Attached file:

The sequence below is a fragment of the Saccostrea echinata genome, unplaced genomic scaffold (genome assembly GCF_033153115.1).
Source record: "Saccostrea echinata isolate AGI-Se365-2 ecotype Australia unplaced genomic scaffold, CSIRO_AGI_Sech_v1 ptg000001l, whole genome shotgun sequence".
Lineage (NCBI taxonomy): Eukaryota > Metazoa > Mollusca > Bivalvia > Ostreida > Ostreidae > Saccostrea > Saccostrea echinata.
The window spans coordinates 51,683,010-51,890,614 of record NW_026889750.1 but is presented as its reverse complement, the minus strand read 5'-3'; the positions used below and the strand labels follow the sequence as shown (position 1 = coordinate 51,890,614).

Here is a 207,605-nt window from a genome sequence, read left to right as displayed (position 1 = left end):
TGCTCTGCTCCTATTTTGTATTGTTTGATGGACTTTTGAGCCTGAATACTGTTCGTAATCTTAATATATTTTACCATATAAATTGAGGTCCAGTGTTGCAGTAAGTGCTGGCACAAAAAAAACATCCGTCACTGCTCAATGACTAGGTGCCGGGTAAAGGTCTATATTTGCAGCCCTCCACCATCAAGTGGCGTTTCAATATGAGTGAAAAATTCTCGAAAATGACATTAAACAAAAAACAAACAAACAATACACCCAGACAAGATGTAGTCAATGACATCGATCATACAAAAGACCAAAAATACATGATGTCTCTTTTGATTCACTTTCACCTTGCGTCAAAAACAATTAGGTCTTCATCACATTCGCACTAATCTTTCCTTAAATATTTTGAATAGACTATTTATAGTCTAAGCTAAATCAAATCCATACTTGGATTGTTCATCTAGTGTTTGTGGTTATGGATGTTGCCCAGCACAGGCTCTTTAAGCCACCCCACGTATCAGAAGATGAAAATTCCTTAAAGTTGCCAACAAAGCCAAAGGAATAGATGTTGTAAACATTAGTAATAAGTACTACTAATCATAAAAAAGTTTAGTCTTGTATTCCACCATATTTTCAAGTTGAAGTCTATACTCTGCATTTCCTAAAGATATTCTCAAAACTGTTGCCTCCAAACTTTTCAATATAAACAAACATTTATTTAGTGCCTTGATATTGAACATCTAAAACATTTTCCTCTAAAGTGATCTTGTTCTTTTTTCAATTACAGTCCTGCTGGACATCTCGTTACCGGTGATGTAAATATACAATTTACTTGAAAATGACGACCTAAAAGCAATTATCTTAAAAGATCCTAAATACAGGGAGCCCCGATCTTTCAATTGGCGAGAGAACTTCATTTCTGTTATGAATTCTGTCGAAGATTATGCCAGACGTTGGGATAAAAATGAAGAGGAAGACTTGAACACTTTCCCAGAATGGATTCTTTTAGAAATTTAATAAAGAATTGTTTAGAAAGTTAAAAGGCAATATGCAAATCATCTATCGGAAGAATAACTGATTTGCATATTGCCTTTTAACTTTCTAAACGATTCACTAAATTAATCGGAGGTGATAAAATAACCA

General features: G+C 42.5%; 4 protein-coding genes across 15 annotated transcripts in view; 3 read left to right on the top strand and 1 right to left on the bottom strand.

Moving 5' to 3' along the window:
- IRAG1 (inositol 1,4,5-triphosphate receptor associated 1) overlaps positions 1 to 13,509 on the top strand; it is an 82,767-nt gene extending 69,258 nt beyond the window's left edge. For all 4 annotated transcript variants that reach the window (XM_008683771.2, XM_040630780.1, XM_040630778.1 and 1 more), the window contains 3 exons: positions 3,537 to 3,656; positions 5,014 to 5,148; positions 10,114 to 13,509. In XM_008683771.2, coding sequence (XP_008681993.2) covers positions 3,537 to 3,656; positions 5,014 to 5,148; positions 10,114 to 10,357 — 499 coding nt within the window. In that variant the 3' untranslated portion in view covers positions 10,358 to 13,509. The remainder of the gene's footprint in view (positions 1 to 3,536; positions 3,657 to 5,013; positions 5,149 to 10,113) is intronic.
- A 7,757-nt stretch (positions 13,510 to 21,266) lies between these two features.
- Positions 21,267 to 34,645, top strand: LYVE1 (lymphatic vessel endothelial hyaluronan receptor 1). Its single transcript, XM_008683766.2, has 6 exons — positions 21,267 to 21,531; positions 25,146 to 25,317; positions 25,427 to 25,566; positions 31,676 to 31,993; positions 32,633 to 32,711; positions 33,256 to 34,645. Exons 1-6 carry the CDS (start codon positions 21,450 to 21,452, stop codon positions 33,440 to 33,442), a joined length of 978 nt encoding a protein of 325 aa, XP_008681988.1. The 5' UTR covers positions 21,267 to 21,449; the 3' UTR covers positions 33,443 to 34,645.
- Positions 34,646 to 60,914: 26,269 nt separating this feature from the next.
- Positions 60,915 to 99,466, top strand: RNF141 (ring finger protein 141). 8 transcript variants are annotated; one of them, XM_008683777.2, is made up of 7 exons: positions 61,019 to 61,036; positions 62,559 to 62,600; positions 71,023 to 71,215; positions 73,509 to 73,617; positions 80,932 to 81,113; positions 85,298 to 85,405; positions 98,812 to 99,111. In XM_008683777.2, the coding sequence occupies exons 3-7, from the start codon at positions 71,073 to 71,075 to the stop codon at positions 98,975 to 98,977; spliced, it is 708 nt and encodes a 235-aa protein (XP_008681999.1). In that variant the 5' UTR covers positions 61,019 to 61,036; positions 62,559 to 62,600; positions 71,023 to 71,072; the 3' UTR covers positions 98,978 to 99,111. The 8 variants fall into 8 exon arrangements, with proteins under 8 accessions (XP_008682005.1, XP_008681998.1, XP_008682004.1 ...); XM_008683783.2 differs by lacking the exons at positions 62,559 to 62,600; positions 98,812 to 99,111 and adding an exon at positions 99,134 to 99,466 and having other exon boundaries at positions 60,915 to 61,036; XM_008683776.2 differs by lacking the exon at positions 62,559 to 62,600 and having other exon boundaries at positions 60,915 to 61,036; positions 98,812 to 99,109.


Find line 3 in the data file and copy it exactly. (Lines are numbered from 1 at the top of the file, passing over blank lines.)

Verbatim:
Lineage (NCBI taxonomy): Eukaryota > Metazoa > Mollusca > Bivalvia > Ostreida > Ostreidae > Saccostrea > Saccostrea echinata.